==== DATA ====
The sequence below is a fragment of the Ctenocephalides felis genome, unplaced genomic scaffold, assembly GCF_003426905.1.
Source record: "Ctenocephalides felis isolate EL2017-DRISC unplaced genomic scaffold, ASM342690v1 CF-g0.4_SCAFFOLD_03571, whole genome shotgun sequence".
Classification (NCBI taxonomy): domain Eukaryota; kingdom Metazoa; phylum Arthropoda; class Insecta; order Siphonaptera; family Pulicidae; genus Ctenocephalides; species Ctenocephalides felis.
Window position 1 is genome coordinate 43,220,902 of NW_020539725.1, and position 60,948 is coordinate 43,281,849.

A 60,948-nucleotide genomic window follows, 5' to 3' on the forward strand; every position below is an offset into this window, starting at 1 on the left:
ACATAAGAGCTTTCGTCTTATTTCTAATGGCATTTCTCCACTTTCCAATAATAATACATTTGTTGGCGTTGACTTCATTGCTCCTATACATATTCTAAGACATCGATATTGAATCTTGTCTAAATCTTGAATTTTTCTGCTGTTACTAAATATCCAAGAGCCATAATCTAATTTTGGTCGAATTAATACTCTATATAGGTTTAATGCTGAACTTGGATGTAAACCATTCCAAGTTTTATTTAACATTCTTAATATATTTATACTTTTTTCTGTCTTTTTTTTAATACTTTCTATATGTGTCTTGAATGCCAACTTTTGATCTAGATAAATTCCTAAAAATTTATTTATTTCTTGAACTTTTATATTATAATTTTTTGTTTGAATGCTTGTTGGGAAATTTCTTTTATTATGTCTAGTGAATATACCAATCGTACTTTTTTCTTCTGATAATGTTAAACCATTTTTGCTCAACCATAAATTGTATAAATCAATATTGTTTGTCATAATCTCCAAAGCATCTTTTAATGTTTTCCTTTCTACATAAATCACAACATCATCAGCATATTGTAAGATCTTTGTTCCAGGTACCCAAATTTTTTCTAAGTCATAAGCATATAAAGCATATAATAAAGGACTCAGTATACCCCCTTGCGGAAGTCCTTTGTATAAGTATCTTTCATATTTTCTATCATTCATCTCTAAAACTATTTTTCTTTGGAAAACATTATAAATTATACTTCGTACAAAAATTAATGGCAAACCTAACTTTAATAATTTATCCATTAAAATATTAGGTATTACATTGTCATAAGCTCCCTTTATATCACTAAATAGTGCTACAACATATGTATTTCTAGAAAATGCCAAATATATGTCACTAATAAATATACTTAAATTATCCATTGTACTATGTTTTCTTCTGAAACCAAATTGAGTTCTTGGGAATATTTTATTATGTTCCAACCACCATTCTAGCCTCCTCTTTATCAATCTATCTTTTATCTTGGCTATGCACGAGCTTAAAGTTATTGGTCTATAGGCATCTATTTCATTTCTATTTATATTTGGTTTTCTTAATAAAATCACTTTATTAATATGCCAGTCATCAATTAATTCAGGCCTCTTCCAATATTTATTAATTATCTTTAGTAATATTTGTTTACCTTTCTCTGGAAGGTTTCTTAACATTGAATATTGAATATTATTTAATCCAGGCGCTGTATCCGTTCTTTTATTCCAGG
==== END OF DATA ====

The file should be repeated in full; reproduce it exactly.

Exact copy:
The sequence below is a fragment of the Ctenocephalides felis genome, unplaced genomic scaffold, assembly GCF_003426905.1.
Source record: "Ctenocephalides felis isolate EL2017-DRISC unplaced genomic scaffold, ASM342690v1 CF-g0.4_SCAFFOLD_03571, whole genome shotgun sequence".
Classification (NCBI taxonomy): domain Eukaryota; kingdom Metazoa; phylum Arthropoda; class Insecta; order Siphonaptera; family Pulicidae; genus Ctenocephalides; species Ctenocephalides felis.
Window position 1 is genome coordinate 43,220,902 of NW_020539725.1, and position 60,948 is coordinate 43,281,849.

A 60,948-nucleotide genomic window follows, 5' to 3' on the forward strand; every position below is an offset into this window, starting at 1 on the left:
ACATAAGAGCTTTCGTCTTATTTCTAATGGCATTTCTCCACTTTCCAATAATAATACATTTGTTGGCGTTGACTTCATTGCTCCTATACATATTCTAAGACATCGATATTGAATCTTGTCTAAATCTTGAATTTTTCTGCTGTTACTAAATATCCAAGAGCCATAATCTAATTTTGGTCGAATTAATACTCTATATAGGTTTAATGCTGAACTTGGATGTAAACCATTCCAAGTTTTATTTAACATTCTTAATATATTTATACTTTTTTCTGTCTTTTTTTTAATACTTTCTATATGTGTCTTGAATGCCAACTTTTGATCTAGATAAATTCCTAAAAATTTATTTATTTCTTGAACTTTTATATTATAATTTTTTGTTTGAATGCTTGTTGGGAAATTTCTTTTATTATGTCTAGTGAATATACCAATCGTACTTTTTTCTTCTGATAATGTTAAACCATTTTTGCTCAACCATAAATTGTATAAATCAATATTGTTTGTCATAATCTCCAAAGCATCTTTTAATGTTTTCCTTTCTACATAAATCACAACATCATCAGCATATTGTAAGATCTTTGTTCCAGGTACCCAAATTTTTTCTAAGTCATAAGCATATAAAGCATATAATAAAGGACTCAGTATACCCCCTTGCGGAAGTCCTTTGTATAAGTATCTTTCATATTTTCTATCATTCATCTCTAAAACTATTTTTCTTTGGAAAACATTATAAATTATACTTCGTACAAAAATTAATGGCAAACCTAACTTTAATAATTTATCCATTAAAATATTAGGTATTACATTGTCATAAGCTCCCTTTATATCACTAAATAGTGCTACAACATATGTATTTCTAGAAAATGCCAAATATATGTCACTAATAAATATACTTAAATTATCCATTGTACTATGTTTTCTTCTGAAACCAAATTGAGTTCTTGGGAATATTTTATTATGTTCCAACCACCATTCTAGCCTCCTCTTTATCAATCTATCTTTTATCTTGGCTATGCACGAGCTTAAAGTTATTGGTCTATAGGCATCTATTTCATTTCTATTTATATTTGGTTTTCTTAATAAAATCACTTTATTAATATGCCAGTCATCAATTAATTCAGGCCTCTTCCAATATTTATTAATTATCTTTAGTAATATTTGTTTACCTTTCTCTGGAAGGTTTCTTAACATTGAATATTGAATATTATTTAATCCAGGCGCTGTATCCGTTCTTTTATTCCAGG